In our previous coffee basics blog posts, we’ve covered topics such as varieties vs varietals, levels of coffee acidity, and coffee storage.
Today, we’re tackling an important discussion on what a coffee body is, how it varies from one brew to another, and what it is like in a cup.
The coffee body is given a lot of importance when describing coffee because it is one of the topmost factors that weigh in on the quality of a coffee and how well-balanced it is.
Imagine enjoying the taste of a beverage but not so much the feel of it. You wouldn’t be too enthusiastic about drinking that beverage, would you?
It’s the coffee body that ensures that your coffee feels and tastes right!
What is Coffee Body?
The coffee body is easily understood as the weight of the coffee. When you take a sip, your taste buds identify whether the coffee is thick and creamy or watery-thin. It’s as simple as that.
While taking into consideration the coffee body, you should also consider whether it’s grainy or oily. These aspects contribute to the body of a coffee, giving it a heavier or lighter mouthfeel.
Speaking of, mouthfeel and texture are all attributes that closely relate to the body.
The coffee body, like many other factors affecting coffee, is determined by the origin of the coffee bean, how it has been roasted, and how it has been brewed.
But then again, what is the science behind the coffee body? What equation results in some coffees having a thicker consistency?
Coffee beans, and therefore coffee grounds, contain insoluble compounds such as oils, fibres, and natural sugars. The extraction process during which the flavour of the bean is captured within the decoction extracts the compounds into the water.
Since oils, fibres etc. don’t dissolve in the water, they create the coffee body.
Types of Coffee Body & What They Are Like
The body of the coffee is classified as light body, medium body, and heavy/ full body.
Light-bodied coffees have such a subtle presence that they usually don’t leave any residual sensation on the roof of your mouth. They almost feel like water. You’ll notice that they are not grainy or oily. Some light-bodied coffees could have dry, wine-like flavour notes depending on the coffee bean.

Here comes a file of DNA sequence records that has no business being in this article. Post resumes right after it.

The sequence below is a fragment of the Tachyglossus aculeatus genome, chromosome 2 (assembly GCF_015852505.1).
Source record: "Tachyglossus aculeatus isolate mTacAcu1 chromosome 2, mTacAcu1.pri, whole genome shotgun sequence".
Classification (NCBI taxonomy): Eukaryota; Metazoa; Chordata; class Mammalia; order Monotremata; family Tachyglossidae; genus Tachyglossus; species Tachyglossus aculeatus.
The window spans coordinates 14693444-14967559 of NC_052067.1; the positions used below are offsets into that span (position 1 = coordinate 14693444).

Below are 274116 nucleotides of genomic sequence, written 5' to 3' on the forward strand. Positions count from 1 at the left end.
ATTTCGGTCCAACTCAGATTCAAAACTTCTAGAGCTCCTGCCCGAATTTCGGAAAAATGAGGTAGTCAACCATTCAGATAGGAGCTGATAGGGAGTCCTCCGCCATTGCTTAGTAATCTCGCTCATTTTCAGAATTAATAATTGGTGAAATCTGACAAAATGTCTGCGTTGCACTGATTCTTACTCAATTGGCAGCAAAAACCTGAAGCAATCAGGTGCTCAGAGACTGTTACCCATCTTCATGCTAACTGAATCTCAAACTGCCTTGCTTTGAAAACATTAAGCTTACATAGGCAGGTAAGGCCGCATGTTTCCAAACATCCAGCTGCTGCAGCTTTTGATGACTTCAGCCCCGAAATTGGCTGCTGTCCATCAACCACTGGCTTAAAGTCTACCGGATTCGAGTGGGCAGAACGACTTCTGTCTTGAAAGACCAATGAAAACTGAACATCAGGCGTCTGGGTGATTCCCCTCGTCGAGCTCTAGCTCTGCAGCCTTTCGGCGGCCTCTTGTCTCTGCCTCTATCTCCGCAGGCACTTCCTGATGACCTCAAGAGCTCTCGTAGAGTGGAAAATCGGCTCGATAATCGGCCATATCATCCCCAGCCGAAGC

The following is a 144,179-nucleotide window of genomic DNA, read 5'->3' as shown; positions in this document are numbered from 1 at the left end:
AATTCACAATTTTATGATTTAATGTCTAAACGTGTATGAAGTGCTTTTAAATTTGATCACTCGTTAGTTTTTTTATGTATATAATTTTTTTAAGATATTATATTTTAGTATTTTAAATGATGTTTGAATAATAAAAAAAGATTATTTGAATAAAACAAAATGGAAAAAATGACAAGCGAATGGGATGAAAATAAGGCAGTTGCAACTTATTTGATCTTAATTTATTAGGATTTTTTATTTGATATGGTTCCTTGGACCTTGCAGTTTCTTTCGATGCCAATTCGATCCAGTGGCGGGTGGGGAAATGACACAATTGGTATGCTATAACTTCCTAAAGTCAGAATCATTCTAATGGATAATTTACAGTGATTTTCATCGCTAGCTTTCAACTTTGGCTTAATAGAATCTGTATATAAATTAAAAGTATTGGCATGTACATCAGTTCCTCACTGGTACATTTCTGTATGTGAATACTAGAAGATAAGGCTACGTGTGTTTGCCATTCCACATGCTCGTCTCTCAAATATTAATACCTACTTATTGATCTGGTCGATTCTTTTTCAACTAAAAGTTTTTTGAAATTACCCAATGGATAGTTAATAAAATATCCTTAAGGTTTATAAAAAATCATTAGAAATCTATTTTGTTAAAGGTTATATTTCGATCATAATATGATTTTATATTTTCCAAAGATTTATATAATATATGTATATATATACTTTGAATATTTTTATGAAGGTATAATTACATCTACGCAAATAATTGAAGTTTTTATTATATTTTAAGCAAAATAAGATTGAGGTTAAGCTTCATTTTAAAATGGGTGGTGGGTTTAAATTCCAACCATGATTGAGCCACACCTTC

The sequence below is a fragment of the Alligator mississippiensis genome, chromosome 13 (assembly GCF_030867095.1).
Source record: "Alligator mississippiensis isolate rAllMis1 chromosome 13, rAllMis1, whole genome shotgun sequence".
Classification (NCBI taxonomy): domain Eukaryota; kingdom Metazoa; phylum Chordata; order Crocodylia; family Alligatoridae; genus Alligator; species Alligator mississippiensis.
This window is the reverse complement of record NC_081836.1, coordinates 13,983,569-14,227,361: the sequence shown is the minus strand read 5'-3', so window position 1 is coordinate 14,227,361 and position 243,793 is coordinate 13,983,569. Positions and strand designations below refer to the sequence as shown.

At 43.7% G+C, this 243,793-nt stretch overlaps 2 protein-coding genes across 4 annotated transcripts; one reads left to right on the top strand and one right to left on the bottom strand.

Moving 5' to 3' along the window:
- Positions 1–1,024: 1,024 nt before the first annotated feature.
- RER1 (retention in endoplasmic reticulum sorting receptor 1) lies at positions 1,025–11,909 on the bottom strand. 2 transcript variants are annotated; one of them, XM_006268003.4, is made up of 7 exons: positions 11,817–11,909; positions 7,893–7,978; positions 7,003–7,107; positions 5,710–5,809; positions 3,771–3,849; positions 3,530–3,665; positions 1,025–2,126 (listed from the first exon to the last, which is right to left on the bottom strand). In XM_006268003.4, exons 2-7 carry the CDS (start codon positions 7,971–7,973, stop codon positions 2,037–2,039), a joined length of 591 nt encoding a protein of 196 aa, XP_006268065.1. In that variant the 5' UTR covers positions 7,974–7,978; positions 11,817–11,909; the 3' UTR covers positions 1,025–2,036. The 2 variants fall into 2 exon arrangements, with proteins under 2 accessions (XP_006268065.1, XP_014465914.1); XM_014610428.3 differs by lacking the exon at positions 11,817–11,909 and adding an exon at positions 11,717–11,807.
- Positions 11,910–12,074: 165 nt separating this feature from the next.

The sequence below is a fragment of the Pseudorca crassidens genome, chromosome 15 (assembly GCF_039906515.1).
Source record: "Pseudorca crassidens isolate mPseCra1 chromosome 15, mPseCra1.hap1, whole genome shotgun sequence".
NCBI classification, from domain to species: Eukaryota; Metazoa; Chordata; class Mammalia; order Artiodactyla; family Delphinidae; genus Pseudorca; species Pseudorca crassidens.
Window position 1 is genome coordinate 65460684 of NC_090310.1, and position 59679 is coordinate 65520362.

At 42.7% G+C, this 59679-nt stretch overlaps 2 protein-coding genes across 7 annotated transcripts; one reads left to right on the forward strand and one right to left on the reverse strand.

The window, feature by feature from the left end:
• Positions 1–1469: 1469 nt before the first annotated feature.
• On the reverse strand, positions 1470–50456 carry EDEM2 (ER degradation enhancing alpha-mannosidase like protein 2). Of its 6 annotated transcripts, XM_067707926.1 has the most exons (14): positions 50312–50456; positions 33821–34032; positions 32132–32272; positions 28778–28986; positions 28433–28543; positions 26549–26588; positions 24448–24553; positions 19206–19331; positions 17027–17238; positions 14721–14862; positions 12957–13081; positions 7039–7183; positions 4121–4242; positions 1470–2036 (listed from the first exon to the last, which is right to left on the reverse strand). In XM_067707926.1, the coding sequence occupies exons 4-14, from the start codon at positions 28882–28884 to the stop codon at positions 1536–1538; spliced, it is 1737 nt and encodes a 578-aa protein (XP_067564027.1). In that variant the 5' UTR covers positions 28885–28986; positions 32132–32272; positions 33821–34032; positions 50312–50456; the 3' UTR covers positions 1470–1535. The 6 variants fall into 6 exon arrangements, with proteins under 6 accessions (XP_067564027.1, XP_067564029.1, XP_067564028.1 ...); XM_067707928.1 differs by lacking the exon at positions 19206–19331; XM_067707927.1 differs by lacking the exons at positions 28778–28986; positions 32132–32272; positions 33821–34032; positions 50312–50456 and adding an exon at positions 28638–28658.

On the other hand, coffees with a heavy body feel thick and creamy. In many cases, you’ll be able to distinctly identify the oils that have seeped into the brew. They are often compared to the texture of whole milk.
There’s also a middle ground that draws from the traits of both light and heavy-bodied coffees. These coffees are known as medium-bodied coffees.
They are akin to certain fruit juices and often have a clean feel on the palate. Much like the name, medium-bodied coffees are neither too viscous nor too thin.
What Coffees Should You Look Out For?
Now that you know what the types of coffee body are like, let’s briefly look at what brewing, growing, and roasting techniques result in which coffee body.
This will also help you ensure that you pick coffees that align with your taste preferences.
Those of you who enjoy heavy-bodied coffees should consider brewing coffee in stove-top pots, espresso machines, or French presses. These brewing methods don’t filter out the oils as much as other methods.
Further, coffees grown at a higher altitude have a heavier body, which is why a lot of Ethiopian coffees are full-bodied. Moreover, considering roast levels, dark roasts are also known to extract more oil from the coffee bean than lighter roasts, giving you a stronger mouthfeel.
For coffees that are lighter, you should ideally look at coffees grown in relatively lower altitudes, roasted at a light level, and perhaps, cold brewed.
That’s it about the coffee body! The one true way to develop a skill for identifying coffee body is to experiment with the coffees you drink. Take time to write down what the coffee feels and tastes like.
Soon, you’ll be able to differentiate full and medium-bodied coffees like the back of your hand.
What coffees do you typically prefer? Let us know in the comments.